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Capel Manor College

Capel Manor stable block. The weather vane depicts a Clydesdale horse

Capel Manor College is a further education college at Bulls Cross, Enfield, London, England.

The college grounds double as a garden open to the public for most of the year, with events including bushcraft, lambing weekends, heavy horse shows,[1] leatherwork and garden festivals. The grounds cover over 30 hectares (74 acres). The 30 acres (12 ha) of gardens include a walled garden, with pyracantha covering the library wall, a rock garden, a winter garden, a woodland walk with an ilex collection, and a lake garden. A sensory garden is stocked with Mahonia japonica and Garrya elliptica.[2]


Capel Manor house is marked on Grenewood's map of 1819 (as 'Capel House'), on the

  • Media related to at Wikimedia Commons
  • Capel Manor College
  • The gardens and the Clydesdale working horses at Capel Manor College
  • Capel Manor College profile on

External links

Capel Vine, Friends of Capel Manor, issue 4, 1997


  1. ^ Hertfordshire Heavy Horse Association Retrieved 25 August 2011
  2. ^ Capel Vine
  3. ^ Mills, Anthony David Dictionary of London Place Names. Oxford University Press, 2001, p.40. ISBN 0-19-280106-6.
  4. ^ Capel Vine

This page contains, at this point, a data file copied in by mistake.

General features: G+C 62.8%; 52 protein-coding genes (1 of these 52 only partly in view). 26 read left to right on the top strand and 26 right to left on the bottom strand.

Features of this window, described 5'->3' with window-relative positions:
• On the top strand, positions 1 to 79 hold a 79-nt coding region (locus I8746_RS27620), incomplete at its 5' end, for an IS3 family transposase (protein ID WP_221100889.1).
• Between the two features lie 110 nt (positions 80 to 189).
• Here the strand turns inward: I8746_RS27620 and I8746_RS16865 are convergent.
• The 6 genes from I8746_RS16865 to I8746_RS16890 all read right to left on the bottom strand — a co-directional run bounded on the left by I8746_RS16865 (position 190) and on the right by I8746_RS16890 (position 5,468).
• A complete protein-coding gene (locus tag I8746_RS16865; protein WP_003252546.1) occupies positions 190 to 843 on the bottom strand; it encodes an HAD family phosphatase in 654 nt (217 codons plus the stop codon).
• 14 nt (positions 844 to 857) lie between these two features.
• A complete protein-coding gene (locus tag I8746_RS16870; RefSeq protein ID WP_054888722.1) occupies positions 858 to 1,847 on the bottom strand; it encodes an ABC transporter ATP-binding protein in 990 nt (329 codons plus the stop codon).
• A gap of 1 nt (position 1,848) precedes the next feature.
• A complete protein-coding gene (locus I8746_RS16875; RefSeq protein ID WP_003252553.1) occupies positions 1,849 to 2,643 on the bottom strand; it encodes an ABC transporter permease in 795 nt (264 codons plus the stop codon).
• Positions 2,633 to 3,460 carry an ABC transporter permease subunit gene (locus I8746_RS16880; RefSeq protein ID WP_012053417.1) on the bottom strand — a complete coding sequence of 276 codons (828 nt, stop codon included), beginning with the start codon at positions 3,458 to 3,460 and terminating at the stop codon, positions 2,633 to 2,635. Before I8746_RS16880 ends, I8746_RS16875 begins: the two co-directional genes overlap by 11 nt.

5. ^ Capel Vine
  6. ^ "Arboriculture and Countryside" School of Arboriculture & Countryside. Retrieved 10 September 2015


See also

Notable alumni

The main campus is in Enfield. Other campuses across London are in Gunnersbury Park, Regent's Park, Crystal Palace and Newham College of Further Education[6] The College also manages Forty Hall Farm, a 140 acres (57 ha) organic farm in Enfield.


Students at the college tend the gardens as part of their programme of study. Courses include countryside management, animal care, horticulture, saddlery, arboriculture, floristry, garden design.


In late 1997 work started on the Princess of Wales Memorial Garden, in memory of Diana Princess of Wales.[5]

A specimen copper beech, which was over three hundred years old, was destroyed in the Great Storm of October 1987. The tree originated from the Black Forest in Germany, and was one of the earliest exemplars of its type in England. The upper branches were bound with 'Victorian tree bracing', a method of branch support and protection in use in the nineteenth century. Today the site is occupied by the Italianate maze.[4]


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